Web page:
The Giro Emerge MIPS combines one of the most loved freestyle shapes with the latest Spherical Technology. The dual density EPP foam aids in reducing both low and high energy impacts, great for riders that are generally rougher on their gear on and off the fields. The Stash Fit System allows for simple adjutment and works with or without the padding. Both the earpads and goggle retainer are removable so you can dial it into your exact needs. If freestyle progression is your thing, the Emerge will help you reach your goals.
Spherical Technology’s Ball and Socket design, powered by MIPS, helps redirect impact forces away from the brain by allowing the outer liner to rotate around the inner liner during a crash. It also eliminates contact with hard plastic or slipplanes against the skin.
Polartec Power Grid Padding
Polartec Power Grid has been engineered to be close to skin, so it offers an exceptional comfort and feel thanks to it’s bi-component knit construction that uses different yarns to create two different surfaces – one that is optimized to move moisture away from the skin, the other to dry quickly. And to enhance the ride even more, Polartec Power Grid fabric includes Silver Salt (Salt Chloride) that inhibits the growth of odors.
Stack Vent Technology
Giro’s Stack Vent was developed based on research showing the majority of warm air that can cause fogging comes from the goggle’s center top vent. Aligning the Stack Vent in the helmet with the center vent of the goggle helps keep it clear and fog free.
For optimal performance of both helmets and goggles, Giro products are designed to work together, ensuring a seamless interface between helmet and goggle for an exceptional fit and dependable, worry-free function.
Choose your items confidently by reading our buying guide.
We are a team of passionate skiers, our lives are entangled in a world of snow, mountains & ski paraphernalia. Take a look at how we can help you.
Useful guidelines to assist you when buying your gear.
Helmets can be a real lifesaver (literally). Our buying guide will give you confidence in choosing your protection.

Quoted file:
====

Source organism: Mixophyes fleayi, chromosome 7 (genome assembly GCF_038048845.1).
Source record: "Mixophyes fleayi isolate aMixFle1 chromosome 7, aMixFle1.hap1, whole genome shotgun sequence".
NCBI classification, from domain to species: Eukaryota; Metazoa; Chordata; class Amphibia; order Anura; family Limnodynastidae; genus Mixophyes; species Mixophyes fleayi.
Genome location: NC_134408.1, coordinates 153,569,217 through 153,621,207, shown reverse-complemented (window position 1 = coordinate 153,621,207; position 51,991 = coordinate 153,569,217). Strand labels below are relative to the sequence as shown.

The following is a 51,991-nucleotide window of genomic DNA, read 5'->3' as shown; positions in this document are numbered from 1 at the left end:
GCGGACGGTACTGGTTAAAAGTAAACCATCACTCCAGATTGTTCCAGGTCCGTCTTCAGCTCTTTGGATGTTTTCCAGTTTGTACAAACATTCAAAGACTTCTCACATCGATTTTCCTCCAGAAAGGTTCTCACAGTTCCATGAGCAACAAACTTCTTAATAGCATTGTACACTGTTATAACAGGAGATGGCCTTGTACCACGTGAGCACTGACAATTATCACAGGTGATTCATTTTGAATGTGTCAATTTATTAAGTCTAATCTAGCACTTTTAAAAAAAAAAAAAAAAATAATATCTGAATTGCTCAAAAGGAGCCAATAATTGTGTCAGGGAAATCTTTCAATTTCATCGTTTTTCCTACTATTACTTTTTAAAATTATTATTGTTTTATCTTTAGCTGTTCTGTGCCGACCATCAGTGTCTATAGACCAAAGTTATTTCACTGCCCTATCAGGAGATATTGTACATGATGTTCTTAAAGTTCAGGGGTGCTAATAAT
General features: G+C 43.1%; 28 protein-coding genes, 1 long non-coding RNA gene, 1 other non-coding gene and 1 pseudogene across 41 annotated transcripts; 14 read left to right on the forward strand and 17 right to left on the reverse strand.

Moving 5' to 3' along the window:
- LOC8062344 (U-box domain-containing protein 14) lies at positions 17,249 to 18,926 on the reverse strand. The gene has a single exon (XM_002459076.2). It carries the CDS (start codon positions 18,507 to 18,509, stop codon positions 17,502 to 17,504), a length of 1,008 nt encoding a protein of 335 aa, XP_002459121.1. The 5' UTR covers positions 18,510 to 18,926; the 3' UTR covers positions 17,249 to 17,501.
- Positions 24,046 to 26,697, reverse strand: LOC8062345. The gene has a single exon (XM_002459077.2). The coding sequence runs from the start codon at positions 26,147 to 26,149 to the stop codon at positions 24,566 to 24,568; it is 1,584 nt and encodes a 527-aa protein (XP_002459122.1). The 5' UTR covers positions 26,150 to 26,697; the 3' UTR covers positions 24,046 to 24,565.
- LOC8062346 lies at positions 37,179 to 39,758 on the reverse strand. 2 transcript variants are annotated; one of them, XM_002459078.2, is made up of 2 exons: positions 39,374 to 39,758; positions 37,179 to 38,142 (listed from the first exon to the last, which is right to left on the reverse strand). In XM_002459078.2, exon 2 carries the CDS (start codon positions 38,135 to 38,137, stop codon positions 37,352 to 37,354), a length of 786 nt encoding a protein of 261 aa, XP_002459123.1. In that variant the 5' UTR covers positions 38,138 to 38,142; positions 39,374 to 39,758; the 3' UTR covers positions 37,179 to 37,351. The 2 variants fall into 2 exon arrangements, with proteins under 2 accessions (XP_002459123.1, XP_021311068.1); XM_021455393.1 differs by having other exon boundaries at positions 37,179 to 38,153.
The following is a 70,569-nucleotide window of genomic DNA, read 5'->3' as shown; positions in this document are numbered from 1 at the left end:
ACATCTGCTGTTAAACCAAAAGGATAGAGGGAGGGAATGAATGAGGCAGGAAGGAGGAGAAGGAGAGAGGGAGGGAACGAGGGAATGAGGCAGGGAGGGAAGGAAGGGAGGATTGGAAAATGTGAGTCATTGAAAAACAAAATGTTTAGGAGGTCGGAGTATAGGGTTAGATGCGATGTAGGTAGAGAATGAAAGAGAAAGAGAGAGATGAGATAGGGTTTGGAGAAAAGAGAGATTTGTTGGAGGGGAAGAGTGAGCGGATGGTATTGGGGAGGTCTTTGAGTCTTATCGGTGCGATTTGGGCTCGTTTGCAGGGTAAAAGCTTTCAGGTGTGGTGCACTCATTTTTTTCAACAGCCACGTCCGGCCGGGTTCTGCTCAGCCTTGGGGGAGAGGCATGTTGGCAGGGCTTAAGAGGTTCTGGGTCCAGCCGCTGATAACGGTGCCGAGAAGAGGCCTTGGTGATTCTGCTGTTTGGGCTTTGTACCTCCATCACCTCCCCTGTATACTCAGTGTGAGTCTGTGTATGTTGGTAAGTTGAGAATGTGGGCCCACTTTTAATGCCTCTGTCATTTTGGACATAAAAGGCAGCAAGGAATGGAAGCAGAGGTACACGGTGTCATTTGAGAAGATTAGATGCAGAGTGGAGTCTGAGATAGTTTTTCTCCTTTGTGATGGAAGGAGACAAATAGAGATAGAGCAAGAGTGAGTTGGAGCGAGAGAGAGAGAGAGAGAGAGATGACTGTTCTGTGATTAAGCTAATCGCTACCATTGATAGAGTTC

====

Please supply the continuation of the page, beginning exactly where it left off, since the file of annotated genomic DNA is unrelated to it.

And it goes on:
Helmets come in a variety of different constructions. Below are the most common ones and their benefits:
Most helmets used expanded polystyrene as the main protecting agent. This hard foam is designed to take immense amounts of force before it fractures. Having a helmet crack is not a sign of a flaw but rather that it has done its job and taken the full blunt force. For this reason after any solid impact it is recommended changing your helmet in order for it to provide the same protection.
Some newer models use a material called Koroyd. This lightweight material resembles hundreds of straws put together in a honeycomb type pattern. This is designed to crush upon impact when absorbing the force. Like foam, with any hard impact you need to replace the helmet as it will never be able to absorb an impact the same twice.
Ventilation changes in ability as you go up the line in helmets. Price point options will have a more basic static venting. This venting cannot be adjusted. It does a good job at letting in some air on warm days without allowing too much in on colder days.
Many helmets get an upgraded adjustable venting system with closable vents in different zones. This keeps everything warm on the coldest days, and plenty of vents keep everything cool on the spring days.
Liners may seem pretty basic, but a nice liner can make a difference. At their most basic, a liner is a few pieces of material designed to add a bit of comfort. Newer liners can provide many technical features including insulation, moisture wicking, and odor control. If you ski a fair bit this will make a noticeable difference over time. You shouldn’t have to worry about wearing a beanie under your new helmet as the liner will be plenty warm enough and better fitting without.
For the most part helmets have had a fairly standard buckle system. The Fidlock buckle was introduced a few years ago and makes things easier out on the snow. This buckle has magnets and a self locating design, making it easy to buckle your helmet even with gloves or mitts on. You can find this feature in most higher end options.
MIPS and SPIN
Nearly every crash out on the snow involves some sort of rotating impact rather than a direct impact to one spot. These proprietary systems work in conjunction with the movement of the brain inside the skull in order to reduce stress on the brain in a collision. This is becoming the standard in the winter sports world.
Every helmet brand fits slightly different, so trying on a few different ones can help you to find the best one for yourself. Most brands have equally safe helmet options, but it’s good to find one you’ll be comfortable in all day. Helmets come in different sizes that correlate to a range of measurements in centimeters. If you take a measurement of the circumference of your head, you can easily find the correlating size. Women’s and unisex helmets fit the same, but offer different colorways.
Kids helmets range from smaller fits to the same fit sizes as adults, but are usually a bit more minimal in regards to adults.
All helmets come with a fit system that allows them to be fine tuned for the best fit. Some helmets are a simple elastic system while others have a dial that has a broader range. A few helmets have 360 degree fit systems or a shell that can be adjusted to size. This is helpful for people who generally find helmets too big and wide or fall between sizes.
Our technical team may be able to help you out.
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